Former smokers attest to the multitude of benefits they experience once they quit smoking. The physical and mental health effects facilitate a greater quality of life, but to get there, they have to contend with an extended smoking cessation process. The main hindrance in this process is experiencing nicotine withdrawal, which can cause recovering smokers many adverse symptoms. So what does nicotine withdrawal feel like and what symptoms does it normally include?
Smoking dependence, also known as nicotine addiction or nicotine dependence, is the compulsion to inhale nicotine-rich tobacco smoke. Nicotine acts as a stimulant that creates a pleasant feeling due to the nicotine binding with nicotinic cholinergic receptors in the brain. The resulting mood elevation becomes addictive due to tolerance developed over time. This then induces a disquieting feeling when they go too long without smoking, causing them to seek out nicotine more and more frequently.
In addition to nicotine dependence, developing a smoking addiction has also been linked to a genetic predisposition that increases the likelihood of becoming addicted to nicotine inhalation. A third factor that can lead to nicotine addiction is social pressure. Many begin smoking in social settings and at a young age, when they are more vulnerable to social pressures to fit in through common activities.
13.7% of the general adult population are smokers. Men smoke more than women (15.6% vs. 12.0%, respectively), and 45 million Americans are considered smokers.
A highly addictive substance, one third of those who smoke tobacco eventually become daily users, with only 7% managing to quit. The vast majority who do continue smoking add to the detrimental effects nicotine can have on their bodies including cancer, cardiovascular, diabetes, cardiovascular illness, lung disorders, and other significant health problems. About 8 million individuals die from nicotine addiction each year.
The symptoms experienced during nicotine withdrawal constitute the primary difficulty within the smoking cessation process. It can cause a variety of symptoms that together, deter most individuals from achieving full remission.
Nicotine withdrawal symptoms can appear from one-to-three hours after an individual first quits smoking. Feelings of anxiety, nervousness, or sadness may become apparent in addition to difficulty concentrating. Within three days, the emotional symptoms of nicotine withdrawal become harder to tolerate, with significant moodiness, irritability, as well as other symptoms of anxiety or depression making it harder to deny oneself a cigarette. On a physical level, they may suffer from headaches, coughing from your body’s attempt to rid itself of nicotine, and insomnia due to the drop in nicotine levels. Since nicotine also affects the release of neurotransmitters such as serotonin, it has an indirect effect on the processes these neurotransmitters take part in, such as eating. As a result, a drop in nicotine levels causes a spike in appetite and the development of hard-to-manage cravings, which often lead to weight gain in the first few weeks of smoking cessation. Adding to this list constipation, which typically occurs during the first few weeks.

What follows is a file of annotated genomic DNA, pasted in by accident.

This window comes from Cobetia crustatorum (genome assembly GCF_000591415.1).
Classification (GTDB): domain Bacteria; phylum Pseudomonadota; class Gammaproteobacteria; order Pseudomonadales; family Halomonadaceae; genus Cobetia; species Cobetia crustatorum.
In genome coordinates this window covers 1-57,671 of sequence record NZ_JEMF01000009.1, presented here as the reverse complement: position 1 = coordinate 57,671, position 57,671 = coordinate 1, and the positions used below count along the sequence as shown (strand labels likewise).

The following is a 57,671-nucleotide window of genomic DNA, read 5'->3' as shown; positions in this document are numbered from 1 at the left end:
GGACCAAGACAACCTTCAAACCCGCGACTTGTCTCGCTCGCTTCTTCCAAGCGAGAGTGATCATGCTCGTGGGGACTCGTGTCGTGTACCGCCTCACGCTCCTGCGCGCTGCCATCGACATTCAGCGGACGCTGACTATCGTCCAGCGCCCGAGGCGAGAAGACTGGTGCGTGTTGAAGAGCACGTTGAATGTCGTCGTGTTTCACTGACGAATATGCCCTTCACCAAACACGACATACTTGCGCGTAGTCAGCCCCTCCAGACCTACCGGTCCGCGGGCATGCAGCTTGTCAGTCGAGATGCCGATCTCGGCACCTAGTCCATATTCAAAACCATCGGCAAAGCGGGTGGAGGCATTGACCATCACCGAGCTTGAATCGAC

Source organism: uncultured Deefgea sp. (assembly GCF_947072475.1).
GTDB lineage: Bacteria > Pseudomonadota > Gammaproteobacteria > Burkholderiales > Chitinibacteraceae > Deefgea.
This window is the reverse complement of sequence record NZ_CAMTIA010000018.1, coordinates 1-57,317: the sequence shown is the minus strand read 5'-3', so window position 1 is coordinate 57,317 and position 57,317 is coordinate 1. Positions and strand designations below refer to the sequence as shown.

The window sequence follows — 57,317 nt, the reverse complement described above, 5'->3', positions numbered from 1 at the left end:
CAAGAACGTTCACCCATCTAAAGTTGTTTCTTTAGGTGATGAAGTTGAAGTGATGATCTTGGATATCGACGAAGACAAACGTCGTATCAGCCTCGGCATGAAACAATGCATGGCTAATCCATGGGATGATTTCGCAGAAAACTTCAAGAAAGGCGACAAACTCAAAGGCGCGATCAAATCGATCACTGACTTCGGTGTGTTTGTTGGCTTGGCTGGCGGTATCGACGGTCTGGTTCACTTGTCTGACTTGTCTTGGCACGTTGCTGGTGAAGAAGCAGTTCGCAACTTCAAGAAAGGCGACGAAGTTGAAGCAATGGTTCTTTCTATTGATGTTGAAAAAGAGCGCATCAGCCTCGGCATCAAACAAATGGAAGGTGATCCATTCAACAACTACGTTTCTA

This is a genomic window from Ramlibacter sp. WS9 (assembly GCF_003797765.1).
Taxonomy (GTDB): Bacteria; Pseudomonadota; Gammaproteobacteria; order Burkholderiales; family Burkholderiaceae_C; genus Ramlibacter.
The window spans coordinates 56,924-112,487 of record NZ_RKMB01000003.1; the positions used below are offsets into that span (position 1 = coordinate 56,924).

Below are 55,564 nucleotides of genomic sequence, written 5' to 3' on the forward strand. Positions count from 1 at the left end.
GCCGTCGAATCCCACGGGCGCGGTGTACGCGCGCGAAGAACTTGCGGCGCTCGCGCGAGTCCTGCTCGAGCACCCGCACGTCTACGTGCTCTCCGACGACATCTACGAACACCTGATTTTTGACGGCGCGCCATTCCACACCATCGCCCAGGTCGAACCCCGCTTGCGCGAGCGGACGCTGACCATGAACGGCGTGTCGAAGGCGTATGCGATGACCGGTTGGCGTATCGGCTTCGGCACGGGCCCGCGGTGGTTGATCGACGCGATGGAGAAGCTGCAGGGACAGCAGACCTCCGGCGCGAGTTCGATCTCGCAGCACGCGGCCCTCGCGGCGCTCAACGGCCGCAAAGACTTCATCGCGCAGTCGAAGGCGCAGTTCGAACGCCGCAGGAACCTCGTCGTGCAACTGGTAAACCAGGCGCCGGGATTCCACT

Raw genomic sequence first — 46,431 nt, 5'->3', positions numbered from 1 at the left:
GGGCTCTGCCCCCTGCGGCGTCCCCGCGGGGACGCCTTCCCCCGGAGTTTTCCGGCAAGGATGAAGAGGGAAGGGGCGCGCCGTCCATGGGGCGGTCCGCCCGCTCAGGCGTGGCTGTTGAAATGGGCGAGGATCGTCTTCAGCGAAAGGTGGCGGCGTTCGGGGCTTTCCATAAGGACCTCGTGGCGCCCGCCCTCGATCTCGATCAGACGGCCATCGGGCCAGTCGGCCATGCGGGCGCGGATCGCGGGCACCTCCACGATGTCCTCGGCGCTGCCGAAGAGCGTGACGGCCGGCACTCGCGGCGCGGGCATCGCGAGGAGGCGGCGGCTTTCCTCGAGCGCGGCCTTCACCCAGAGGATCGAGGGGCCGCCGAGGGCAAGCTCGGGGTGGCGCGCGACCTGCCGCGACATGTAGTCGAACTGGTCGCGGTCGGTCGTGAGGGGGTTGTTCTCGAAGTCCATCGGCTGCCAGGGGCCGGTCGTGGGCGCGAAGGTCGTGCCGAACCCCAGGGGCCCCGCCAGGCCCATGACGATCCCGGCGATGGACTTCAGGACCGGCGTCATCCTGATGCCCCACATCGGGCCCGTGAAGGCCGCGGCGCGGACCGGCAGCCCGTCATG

The brunt of the nicotine withdrawal process normally continues for one month, with the above symptoms reaching a fever pitch at around two weeks, at which point they begin to decrease in intensity.
After a month, the body will have eliminated most of its nicotine as the benefits of quitting smoking take center stage in the cessation process. Such benefits include lowered heart rate and blood pressure as well as a decrease in the blood’s level of carbon monoxide (which increases the amount of oxygen delivered to your organs). Staying off cigarettes also restores your sense of smell and taste, lowers the probability of experiencing a heart attack, smoking-related cancer, and a slew of other illnesses.
Additionally, the longer you go without smoking the more likely you are to stick with it, making it worthwhile to continue refraining from smoking. In fact, those who reach the one-week mark are nine times more likely to achieve long-term remission.
The following benefits represent a timeline of advantages individuals often gain due to smoking cessation: